Catholic apologists (as well as Jehovah’s Witnesses, Eastern Orthodox, Mormons, and other works-salvation groups) will use James 2 as evidence that we are saved by works, and not by faith alone.
Now, being saved and not by faith alone should not be scandalous. After all, that is what James 2:24 says word-for-word. However, how do we square this with Rom 4:4, 5 which states, “Now to one who works, wages are not reckoned as a gift but as something due. But to one who without works trusts him who justifies the ungodly, such faith is reckoned as righteousness?”
Are we justified by works, yet made righteous by faith without works as Rom 4:5 says, at the same time? No. This would be a contradiction.
Now, there is a lot of Scripture that mitigates any understanding that man can contribute anything whatsoever to his own justification. Chief among them is John 14:6: “”I am the way, and the truth, and the life; no one comes to the Father but through Me.” Jesus did not say “mostly Me and a little bit of you.” Christ’s work, and His work alone, on the cross, makes a man righteous, not his own attempts at righteousness.
So, how do we deal with James 2? We will exegete the text while responding to a Catholic defense of Faith+Works salvation from the Shameless Popery blog.
The rest of James 2 has some pretty clear justification before God statements that don’t make sense if he just means justifying yourself to men.
And, as we shall see, a correct understanding of James 2 does not compel us to believe that works add to Christ’s work on the cross.
Before responding point by point, the following is a synopsis of the “tough parts” of James 2:
Christian orthodoxy teaches that we are justified by faith alone, but we are judged by works. Judgement by works is explicit in the Scripture:
And I saw the dead, the great and the small, standing before the throne, and books were opened; and another book was opened, which is the book of life; and the dead were judged from the things which were written in the books, according to their deeds. And the sea gave up the dead which were in it, and death and Hades gave up the dead which were in them; and they were judged, every one of them according to their deeds (Rev 20:12-13).
Indeed, we are judged by works. Let’s read James 2. In verse 22, were his works ever divorced from his faith?
No, and that is exactly James’ point. Abraham believed God. And then he lived according to his beliefs. The belief occurred first. It is common sense. People don’t act a certain way, and then as a result believe because of their actions. Instead, people have a belief, and their actions are informed by their beliefs. Beliefs precede actions.
Here’s a simple example: Let’s say we really like chocolate. So, when we see it we reach for it and then eat it. The desire for the chocolate preceded the eating of it.
Likewise, the faith of Abraham in God preceded doing the good works out of faith (by as much as 20 years in the case of Isaac). James makes this point to show that we are saved by faith alone, but not by faith that is alone. That is why he says in verse 18, “You have faith and I have works; show me your faith without the works, and I will show you my faith by my works.”
The fact that James speaks of works as something that shows faith instead of something that is needed in addition to faith speaks volumes. James is never saying we need something in addition to faith. He is saying that his faith is something you can actually see (i.e. it is not imaginary.)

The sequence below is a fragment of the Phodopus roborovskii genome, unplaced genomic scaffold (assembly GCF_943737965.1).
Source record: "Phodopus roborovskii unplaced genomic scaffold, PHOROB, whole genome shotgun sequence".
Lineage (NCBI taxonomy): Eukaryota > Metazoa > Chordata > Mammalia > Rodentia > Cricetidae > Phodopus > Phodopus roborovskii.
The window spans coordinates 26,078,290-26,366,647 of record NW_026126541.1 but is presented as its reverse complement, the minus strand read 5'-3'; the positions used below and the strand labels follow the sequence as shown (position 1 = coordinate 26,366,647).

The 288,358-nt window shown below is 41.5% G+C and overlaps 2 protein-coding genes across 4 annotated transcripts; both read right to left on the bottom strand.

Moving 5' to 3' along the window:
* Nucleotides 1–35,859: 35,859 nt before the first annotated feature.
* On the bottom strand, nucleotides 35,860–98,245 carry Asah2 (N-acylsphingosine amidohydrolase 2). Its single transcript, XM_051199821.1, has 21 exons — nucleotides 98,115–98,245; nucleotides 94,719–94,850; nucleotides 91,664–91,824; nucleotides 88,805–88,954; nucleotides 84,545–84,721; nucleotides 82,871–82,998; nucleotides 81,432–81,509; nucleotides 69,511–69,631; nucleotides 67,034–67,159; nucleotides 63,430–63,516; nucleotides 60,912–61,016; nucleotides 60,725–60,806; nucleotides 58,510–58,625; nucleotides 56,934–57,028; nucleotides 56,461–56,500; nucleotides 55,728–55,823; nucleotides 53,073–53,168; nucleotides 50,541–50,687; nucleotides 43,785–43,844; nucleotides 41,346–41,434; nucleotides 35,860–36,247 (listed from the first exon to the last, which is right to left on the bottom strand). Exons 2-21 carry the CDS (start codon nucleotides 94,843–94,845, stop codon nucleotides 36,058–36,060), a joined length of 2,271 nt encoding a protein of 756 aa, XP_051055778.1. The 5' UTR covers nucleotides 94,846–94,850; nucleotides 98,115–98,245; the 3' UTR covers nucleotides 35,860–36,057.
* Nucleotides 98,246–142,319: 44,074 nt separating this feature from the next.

Does this interpretation hold up? We have James 2:21-23 where Abrhamam’s believing in Gen 15 is conflated with his near-sacrifice of Isaac, two events 20 years apart. Clearly, James’ point is NOT that Abraham was made righteous by faith 20 years previously and then lost it and regained/maintained it by doing the good work of listening to God’s request for sacrifice.
James is merely reiterating what he said in verse 18: I’ll show you my faith by what I do. Isn’t it clear to all, even 20 years later, that when Abraham believed God that He really meant it? Of course! He was willing to offer up Isaac specifically because “when put to the test [Abraham] offered up Isaac” after he had “considered the fact that God is able even to raise someone from the dead” (Heb 11:17, 19). Did you catch that? Abraham did the good work, because he believed God’s promise that his descendants would be through Isaac (Heb 11:18), and he believed this so much that he figured even if he were to kill Isaac, God would have certainly raised Isaac from the dead in order to fulfill His promise! Have you even seen such faith? I know I have not!
Now let’s look at verse 25: “..was not Rahab the harlot also justified by works when she received the messengers and sent them out by another way?”
What do we know about Rahab? When she received the spies, she told them that she heard of the mighty works of Jehovah, how he humbled Egypt and the kings east of the Jordan, and she knew that no one can deliver her or her family from Israel’s hand because God was with Israel (Josh 2:8-11). She then asks that the Israelite spies “swear to me by Jehovah” that they will spare her family when they come to take the city of Jericho (Josh 2:12).
Clearly, her beliefs were behind her actions. She didn’t merely say she believed something, and did nothing about it like so many false Christians. She feared the Lord and lived in accordance with that Godly fear. See Heb 11:31: “By faith Rahab the harlot did not perish along with those who were disobedient, after she had welcomed the spies in peace.” Notice that? She received the messengers “by faith.” Her works, therefore, are synonymous with her faith and not some additional criteria she had to bring to bear for her own salvation with God.
With this in mind, let’s respond to Shameless Popery’s rebuttal to one reformed thinker’s take on James 2.